Attacking the banks is a popular political sport at the moment and Alastair Darling and his aides piled in on Friday, showing those who attended the meeting with the banks at No.11 Downing Street an unfavourable headline in one of the day's papers. At least those attending got bacon rolls rather than miniscule sandwiches and 'soldiers' of marmalade supplied by caterers who must also have the contract for Back House. (But quite possibly that is the C list menu).
My local MP has also jumped on the bandgwagon, proclaiming in his circular letter that 'This help has strings attached. Banks must mend their ways and stop paying huge bonuses.' I would rather say that they should stop paying bonuses that are unjustified by performance.
In practice the banks have some scope to make cuts in mortgage interest rates as the gap between the key inter-bank lending rate, the three-month Libor, and base rate has narrowed. It fell by about 1 per cent at the end of last week to just under 4.5 per cent, leaving it at 1.5 per cent above base rate.
Another area in which the banks are under pressure is on maintaining overdraft facilities to small businesses and not upping the rates charged. Small businesses do fail with some regularity, in part because they have unrealistic business plans, particularly in relation to cash flow. Admittedly anecdotal evidence from a chamber of commerce network suggests that the two businesses that have failed recently were both regarded as unsound.
Of course, the whole relationship between the banks and the Government is complicated by the fact that it takes three forms: nationalised banks - Northern Rock and Bradford and Bingley; those with substantial government shareholdings; and those that have preferred to look elsewhere for their money, notably Barclays which turned to the Gulf States for recapitalisation. This pleased me as a Barclays customer, but did not please shareholders who felt that their holdings had been diluted by selling a stake at a generous price.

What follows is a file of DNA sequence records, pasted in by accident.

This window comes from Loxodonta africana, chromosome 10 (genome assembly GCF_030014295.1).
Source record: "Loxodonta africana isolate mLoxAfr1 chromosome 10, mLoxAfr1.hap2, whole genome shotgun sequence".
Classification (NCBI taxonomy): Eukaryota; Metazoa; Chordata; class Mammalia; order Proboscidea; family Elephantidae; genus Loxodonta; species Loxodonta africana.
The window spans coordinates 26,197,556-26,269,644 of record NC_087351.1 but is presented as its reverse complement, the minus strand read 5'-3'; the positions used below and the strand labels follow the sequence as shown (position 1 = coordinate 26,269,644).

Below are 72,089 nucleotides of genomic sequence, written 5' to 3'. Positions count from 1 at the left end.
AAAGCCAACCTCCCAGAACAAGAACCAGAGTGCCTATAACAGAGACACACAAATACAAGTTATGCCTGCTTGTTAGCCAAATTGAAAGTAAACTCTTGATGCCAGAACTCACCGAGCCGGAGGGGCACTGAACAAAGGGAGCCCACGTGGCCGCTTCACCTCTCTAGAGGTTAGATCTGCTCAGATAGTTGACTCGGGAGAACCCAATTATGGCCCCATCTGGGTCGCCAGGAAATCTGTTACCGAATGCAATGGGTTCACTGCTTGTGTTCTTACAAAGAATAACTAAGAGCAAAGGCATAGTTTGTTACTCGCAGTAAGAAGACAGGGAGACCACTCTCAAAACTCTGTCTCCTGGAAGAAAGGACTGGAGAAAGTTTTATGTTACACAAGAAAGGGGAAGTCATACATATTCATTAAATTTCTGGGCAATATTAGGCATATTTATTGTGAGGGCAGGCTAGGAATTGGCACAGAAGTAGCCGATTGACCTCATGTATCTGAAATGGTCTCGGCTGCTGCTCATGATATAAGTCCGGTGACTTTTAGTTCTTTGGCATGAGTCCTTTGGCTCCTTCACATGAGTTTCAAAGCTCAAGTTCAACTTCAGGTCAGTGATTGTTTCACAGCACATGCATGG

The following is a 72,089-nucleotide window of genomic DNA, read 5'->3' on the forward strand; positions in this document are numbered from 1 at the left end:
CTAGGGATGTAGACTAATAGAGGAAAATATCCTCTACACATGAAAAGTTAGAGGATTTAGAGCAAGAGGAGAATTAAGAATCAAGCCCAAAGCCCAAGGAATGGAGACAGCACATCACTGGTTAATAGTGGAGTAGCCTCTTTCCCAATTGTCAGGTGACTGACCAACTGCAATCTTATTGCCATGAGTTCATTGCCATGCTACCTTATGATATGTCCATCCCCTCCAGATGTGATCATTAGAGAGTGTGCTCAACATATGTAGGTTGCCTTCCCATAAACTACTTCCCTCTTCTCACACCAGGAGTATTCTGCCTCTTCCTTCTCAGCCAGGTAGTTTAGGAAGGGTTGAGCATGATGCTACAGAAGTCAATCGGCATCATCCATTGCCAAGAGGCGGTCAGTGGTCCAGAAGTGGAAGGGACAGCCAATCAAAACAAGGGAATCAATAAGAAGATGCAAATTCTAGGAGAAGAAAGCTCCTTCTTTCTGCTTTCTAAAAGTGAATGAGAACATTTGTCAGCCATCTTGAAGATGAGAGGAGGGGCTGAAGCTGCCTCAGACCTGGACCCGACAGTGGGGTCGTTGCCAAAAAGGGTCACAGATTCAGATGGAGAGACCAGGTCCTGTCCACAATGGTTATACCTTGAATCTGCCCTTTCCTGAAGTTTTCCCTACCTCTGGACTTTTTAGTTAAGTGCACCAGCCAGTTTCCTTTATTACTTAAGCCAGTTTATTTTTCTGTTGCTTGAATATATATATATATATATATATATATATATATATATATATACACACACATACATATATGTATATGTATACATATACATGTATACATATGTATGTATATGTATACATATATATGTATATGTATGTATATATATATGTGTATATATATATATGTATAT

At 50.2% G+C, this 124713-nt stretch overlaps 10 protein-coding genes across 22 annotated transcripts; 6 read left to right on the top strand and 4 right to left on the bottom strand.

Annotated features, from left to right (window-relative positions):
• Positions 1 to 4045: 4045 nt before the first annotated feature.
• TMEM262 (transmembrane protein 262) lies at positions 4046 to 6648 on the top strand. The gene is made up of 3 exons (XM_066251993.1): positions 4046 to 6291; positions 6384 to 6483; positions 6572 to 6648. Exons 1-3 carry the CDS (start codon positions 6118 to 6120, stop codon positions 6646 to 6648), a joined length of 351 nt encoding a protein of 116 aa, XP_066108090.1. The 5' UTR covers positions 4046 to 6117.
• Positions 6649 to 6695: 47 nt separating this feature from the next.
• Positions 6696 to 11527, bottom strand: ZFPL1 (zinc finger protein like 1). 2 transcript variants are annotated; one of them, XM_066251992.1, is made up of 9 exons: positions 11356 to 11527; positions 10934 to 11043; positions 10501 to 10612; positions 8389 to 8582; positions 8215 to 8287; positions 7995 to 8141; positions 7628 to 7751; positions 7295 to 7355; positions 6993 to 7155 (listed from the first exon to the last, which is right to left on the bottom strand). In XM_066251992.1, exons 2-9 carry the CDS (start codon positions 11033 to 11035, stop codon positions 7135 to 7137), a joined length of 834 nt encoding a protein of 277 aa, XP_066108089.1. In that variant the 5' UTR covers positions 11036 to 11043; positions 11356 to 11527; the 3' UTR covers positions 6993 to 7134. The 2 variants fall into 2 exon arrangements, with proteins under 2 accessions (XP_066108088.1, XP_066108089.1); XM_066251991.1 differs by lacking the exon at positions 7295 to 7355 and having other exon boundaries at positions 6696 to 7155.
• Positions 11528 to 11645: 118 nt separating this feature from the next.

It is worth nothing that Barclays is a bank that has global ambitions and has a business model that does not fit with the UK government as an investor. Royal Bank of Scotland has operations in the US and Asia and a large investment banking division. Its rivals claim that with government as a shareholder it will struggle to attract new investment banking staff or commit to significant investment in operations outside the UK.
It should be noted that the combined Lloyds TSB-HBOS operation (providing it goes ahead) will be largely focused on the UK market and in particular retail customers and SMEs. It is thus well placed to respond to government exhortations to maintain lending to house buyers and small businesses.
Lord Mandelson has made it clear that the bank shareholdings would be managed at arms length from government. This has led to a revival of the idea of the state holding company which in the 1970s was championed by socialists as a mechanism for bringing about creeping nationalisation of the economy. It saw fruition in the National Enterprise Board which was really a mechanism for bailing out lame ducks rather than establishing a vast state commercial empire on then then vaunted Italian model.
The new holding company is to be headed by the chairman of J Sainsbury, Sir Philip Hampton, who has a public service record and John Kingman, a senior Treasury manadrin. The overall aim of UK Financial Investments Limited is to 'protect and create value for the taxpayer as a shareholder.' In other words, there will be no return to old style nationalisation, but some discreet influence will be exerted on the banks, recalling the old days of 'lunch table directives'.